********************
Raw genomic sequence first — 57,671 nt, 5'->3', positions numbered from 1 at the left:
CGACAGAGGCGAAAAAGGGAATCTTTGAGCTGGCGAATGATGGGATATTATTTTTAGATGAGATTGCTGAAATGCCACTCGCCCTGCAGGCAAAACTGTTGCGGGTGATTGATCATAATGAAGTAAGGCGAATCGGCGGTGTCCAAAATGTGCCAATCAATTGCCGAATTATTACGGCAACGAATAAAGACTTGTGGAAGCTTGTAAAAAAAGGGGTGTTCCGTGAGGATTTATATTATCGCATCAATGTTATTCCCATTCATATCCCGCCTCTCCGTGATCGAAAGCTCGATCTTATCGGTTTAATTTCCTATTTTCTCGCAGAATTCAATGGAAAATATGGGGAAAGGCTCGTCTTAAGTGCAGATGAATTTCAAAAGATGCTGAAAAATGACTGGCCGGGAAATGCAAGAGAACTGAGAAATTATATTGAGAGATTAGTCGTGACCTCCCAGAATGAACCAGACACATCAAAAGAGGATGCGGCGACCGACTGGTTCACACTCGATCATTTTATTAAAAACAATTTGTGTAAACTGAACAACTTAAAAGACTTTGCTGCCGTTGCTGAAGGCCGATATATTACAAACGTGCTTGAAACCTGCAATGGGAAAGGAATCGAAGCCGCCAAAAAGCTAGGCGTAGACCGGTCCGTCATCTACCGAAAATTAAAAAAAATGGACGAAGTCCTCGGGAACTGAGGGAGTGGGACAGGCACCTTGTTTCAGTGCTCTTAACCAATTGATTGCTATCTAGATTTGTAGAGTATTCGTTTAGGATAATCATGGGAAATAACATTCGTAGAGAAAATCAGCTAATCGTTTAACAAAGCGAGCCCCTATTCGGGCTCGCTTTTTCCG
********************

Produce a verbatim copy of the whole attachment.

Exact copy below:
Raw genomic sequence first — 57,671 nt, 5'->3', positions numbered from 1 at the left:
CGACAGAGGCGAAAAAGGGAATCTTTGAGCTGGCGAATGATGGGATATTATTTTTAGATGAGATTGCTGAAATGCCACTCGCCCTGCAGGCAAAACTGTTGCGGGTGATTGATCATAATGAAGTAAGGCGAATCGGCGGTGTCCAAAATGTGCCAATCAATTGCCGAATTATTACGGCAACGAATAAAGACTTGTGGAAGCTTGTAAAAAAAGGGGTGTTCCGTGAGGATTTATATTATCGCATCAATGTTATTCCCATTCATATCCCGCCTCTCCGTGATCGAAAGCTCGATCTTATCGGTTTAATTTCCTATTTTCTCGCAGAATTCAATGGAAAATATGGGGAAAGGCTCGTCTTAAGTGCAGATGAATTTCAAAAGATGCTGAAAAATGACTGGCCGGGAAATGCAAGAGAACTGAGAAATTATATTGAGAGATTAGTCGTGACCTCCCAGAATGAACCAGACACATCAAAAGAGGATGCGGCGACCGACTGGTTCACACTCGATCATTTTATTAAAAACAATTTGTGTAAACTGAACAACTTAAAAGACTTTGCTGCCGTTGCTGAAGGCCGATATATTACAAACGTGCTTGAAACCTGCAATGGGAAAGGAATCGAAGCCGCCAAAAAGCTAGGCGTAGACCGGTCCGTCATCTACCGAAAATTAAAAAAAATGGACGAAGTCCTCGGGAACTGAGGGAGTGGGACAGGCACCTTGTTTCAGTGCTCTTAACCAATTGATTGCTATCTAGATTTGTAGAGTATTCGTTTAGGATAATCATGGGAAATAACATTCGTAGAGAAAATCAGCTAATCGTTTAACAAAGCGAGCCCCTATTCGGGCTCGCTTTTTCCG